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A nan without ambition is like a
busted bank, all building and no assets.
The resourcefulness of today is the
outcome of experience with thc odds of
When it seems hard to find some
thing for dessert try this:
Peach Melba. - In a
sherbet cup place a cone
of ice cream on top the
half of a canned peach,
over this pour a table
spoonful of raspberry si
rup, stick four sweet
wafers around the side of
the cup and serve.
in a little butter circular
pieces of sponge cake until delicately
brown. Drain canned peaches and
place with a tablespoonful of butter in
a saucepan over the heat, add a grat
ing of nutmeg and a few, drops of lem
on juice. When hot serve on the hot
circles of cake.
Add a little cooked rice to the meat
loaf. It will make it go farther, add
to the llavor and slice in neat slices
either hot or cold.
When roasting beef sprinkle the top,
while roasting, with finely minced
onion, it adds to the flavor of both
meat and gravy.
To make a truly elegant dish of
roast leg of lamb, roast with a sprin
kling of chopped onion or onion juice
mixed with lemon juice, using a tea
spoonful of onion and half a lemon,
S.iread the leg with a thin coating of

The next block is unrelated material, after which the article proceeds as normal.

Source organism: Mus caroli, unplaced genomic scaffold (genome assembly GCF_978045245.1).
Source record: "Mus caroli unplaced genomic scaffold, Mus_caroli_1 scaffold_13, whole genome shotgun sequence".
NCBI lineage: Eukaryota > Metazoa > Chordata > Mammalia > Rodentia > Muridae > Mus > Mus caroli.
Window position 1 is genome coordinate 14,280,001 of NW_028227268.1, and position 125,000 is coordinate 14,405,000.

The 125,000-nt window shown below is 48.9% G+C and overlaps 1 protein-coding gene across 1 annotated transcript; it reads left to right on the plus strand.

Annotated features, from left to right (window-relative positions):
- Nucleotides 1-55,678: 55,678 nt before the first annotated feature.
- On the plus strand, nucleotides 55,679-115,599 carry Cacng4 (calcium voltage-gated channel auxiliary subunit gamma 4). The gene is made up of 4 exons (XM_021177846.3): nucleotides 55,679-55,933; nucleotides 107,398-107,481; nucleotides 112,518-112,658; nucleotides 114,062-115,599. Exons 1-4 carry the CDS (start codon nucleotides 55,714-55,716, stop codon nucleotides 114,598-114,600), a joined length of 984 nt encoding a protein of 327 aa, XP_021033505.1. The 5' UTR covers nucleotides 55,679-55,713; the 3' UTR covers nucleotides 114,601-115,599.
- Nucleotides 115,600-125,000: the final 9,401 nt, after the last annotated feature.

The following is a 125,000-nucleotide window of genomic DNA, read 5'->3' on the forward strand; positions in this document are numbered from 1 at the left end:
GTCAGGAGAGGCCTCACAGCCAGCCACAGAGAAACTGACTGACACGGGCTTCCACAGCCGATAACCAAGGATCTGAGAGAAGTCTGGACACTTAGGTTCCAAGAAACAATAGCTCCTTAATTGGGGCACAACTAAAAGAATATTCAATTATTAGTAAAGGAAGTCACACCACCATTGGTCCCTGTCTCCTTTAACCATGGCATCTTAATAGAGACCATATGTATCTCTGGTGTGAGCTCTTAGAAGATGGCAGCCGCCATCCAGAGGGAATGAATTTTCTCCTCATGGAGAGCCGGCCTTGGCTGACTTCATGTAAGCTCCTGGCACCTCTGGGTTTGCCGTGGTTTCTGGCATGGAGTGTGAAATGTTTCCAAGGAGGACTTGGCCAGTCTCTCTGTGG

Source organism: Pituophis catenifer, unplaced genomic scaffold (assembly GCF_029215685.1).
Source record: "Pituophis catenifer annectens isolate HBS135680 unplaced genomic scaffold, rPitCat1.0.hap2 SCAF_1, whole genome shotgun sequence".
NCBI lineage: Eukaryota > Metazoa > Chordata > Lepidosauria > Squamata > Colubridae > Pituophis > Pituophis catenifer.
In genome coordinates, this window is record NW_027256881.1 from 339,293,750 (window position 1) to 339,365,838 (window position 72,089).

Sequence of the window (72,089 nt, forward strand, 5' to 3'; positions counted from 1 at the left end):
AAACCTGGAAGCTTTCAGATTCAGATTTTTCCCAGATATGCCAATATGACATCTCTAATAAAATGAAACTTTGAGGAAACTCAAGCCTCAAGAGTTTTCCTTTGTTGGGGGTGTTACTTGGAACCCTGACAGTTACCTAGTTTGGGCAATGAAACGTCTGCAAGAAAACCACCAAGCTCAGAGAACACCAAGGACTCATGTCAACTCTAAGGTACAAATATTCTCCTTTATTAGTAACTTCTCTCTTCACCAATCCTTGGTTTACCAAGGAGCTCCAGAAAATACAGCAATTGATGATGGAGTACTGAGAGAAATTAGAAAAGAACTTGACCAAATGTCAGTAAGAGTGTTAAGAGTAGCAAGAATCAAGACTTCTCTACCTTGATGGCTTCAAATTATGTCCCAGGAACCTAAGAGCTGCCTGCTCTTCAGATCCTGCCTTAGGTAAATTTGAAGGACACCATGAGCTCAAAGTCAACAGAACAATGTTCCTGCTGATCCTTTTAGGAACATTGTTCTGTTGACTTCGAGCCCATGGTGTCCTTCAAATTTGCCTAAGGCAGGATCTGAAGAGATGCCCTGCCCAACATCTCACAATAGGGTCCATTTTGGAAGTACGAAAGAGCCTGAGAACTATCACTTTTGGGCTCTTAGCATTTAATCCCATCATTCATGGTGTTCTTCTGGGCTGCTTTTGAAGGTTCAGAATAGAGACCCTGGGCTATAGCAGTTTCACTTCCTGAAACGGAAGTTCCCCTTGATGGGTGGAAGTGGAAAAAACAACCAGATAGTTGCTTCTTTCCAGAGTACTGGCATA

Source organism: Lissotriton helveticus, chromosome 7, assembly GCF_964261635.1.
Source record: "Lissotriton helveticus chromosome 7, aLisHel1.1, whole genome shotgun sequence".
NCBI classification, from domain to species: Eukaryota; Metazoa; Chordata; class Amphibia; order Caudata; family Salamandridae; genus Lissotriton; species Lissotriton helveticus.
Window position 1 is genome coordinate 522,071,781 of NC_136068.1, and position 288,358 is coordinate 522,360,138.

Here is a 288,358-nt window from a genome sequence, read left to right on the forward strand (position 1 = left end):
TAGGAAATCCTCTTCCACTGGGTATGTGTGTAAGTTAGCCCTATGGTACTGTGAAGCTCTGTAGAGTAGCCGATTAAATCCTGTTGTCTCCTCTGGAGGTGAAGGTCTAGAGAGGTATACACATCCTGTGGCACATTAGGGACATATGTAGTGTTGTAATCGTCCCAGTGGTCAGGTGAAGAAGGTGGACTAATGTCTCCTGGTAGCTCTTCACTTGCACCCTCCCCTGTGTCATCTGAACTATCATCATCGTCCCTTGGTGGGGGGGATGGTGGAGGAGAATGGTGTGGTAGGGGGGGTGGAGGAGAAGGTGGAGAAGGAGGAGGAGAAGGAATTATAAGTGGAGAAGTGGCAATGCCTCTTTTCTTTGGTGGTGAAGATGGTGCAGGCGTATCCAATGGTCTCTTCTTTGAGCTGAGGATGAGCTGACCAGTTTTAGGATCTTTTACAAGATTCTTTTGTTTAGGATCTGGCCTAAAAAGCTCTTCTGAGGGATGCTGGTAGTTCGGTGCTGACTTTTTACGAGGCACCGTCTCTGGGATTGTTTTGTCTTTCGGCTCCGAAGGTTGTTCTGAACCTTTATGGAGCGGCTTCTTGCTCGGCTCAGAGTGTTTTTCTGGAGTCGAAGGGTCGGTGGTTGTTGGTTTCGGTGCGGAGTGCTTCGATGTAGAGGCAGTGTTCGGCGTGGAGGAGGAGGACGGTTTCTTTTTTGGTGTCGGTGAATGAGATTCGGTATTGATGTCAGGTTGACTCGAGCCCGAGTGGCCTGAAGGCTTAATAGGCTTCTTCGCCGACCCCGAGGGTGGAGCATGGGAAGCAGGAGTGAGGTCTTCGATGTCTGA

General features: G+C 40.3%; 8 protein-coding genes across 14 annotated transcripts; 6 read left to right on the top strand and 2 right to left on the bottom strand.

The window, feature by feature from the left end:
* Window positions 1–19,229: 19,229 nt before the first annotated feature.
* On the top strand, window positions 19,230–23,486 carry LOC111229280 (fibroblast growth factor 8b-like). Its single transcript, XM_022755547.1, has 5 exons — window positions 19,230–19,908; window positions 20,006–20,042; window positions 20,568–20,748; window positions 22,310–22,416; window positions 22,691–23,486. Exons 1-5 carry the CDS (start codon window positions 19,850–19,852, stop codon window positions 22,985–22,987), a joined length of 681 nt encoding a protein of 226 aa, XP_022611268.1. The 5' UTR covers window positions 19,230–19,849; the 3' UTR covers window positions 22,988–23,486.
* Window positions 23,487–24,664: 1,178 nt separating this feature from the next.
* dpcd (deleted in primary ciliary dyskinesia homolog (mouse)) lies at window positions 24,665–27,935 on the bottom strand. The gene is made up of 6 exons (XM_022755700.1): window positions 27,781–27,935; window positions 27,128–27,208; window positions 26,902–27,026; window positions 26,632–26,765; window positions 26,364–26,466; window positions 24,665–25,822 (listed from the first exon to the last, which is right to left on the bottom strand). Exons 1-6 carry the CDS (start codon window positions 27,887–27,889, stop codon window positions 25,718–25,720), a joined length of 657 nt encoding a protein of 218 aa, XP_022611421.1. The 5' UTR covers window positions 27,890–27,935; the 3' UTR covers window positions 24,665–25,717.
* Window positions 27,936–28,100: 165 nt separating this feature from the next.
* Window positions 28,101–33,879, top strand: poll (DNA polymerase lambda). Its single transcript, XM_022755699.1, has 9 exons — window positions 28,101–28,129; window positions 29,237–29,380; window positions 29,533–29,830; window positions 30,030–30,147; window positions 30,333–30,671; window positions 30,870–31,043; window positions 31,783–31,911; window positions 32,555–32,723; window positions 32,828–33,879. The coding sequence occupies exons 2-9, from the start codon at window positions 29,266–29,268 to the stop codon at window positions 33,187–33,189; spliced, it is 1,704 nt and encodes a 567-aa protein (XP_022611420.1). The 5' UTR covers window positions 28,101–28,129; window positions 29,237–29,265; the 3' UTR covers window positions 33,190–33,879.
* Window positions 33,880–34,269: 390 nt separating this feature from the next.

jelly, * ither currant or gooseberry, and
baste while roasting.
Paper Gingersnaps.-Boil a cupful
of molasses five minutes, add a tea
spoonful of soda, a half cupful of lard
and a tablespoonful of ginger. Cool
and stir in flour enough to roll very
thin. Bake in a hot oven.
Tomato Marmalade.-Take a cup
ful of pulp, that is strained tomato
through a sieve to remove the seeds,
add one and a half cupfuls of sugar,
the juice of a lemon, a half teaspoon
ful cf the acid that comes in the pack
age with acidulated gelatin, a half
teaspoonful of ginger and a little all
spice. Cook until thick. Serve with
A delicious dish with corn is pre
pared with a layer-of tomatoes and a
layer of corn, seasoned with salt, pep
per, onion juice and covered with but
tered crumbs. Bake until well heated
""V . ^
It ain't never no use puttin' up your
umbrella 'till it rains.-Mrs. Wiggs.
It is better to make a thousand mis
take?, and ?ufIVr a thousand revers??
than to run away from the battle.
Henry Van Dyke.
THINGS WORTH KNOWING.
Those who have tried it say that an
oyster buried near the root of a fern
will cause it (the fern)
to grow like magic.
A few drops of turpen
tine, four, or five, on a
lump of sugar when ene
feels a cold coming on
will surely dispel it.
A small drawer mad?
to flt under the seat of
a sewing chair is a won
derful convenience to
the busy housekeeper.
Cook your mutton in a little vine
gar and wa'er and you, will have a
gamey piece of venison.
When using a lemon for a cold heat
It in the oven and it will make a
better remedy and you will have more
A safety-razor blade is the handiest
ripper one can have. Cover with a
small leather sheath when not in
Steel wool in several sizes makes
a fine article for cleaning. Use it in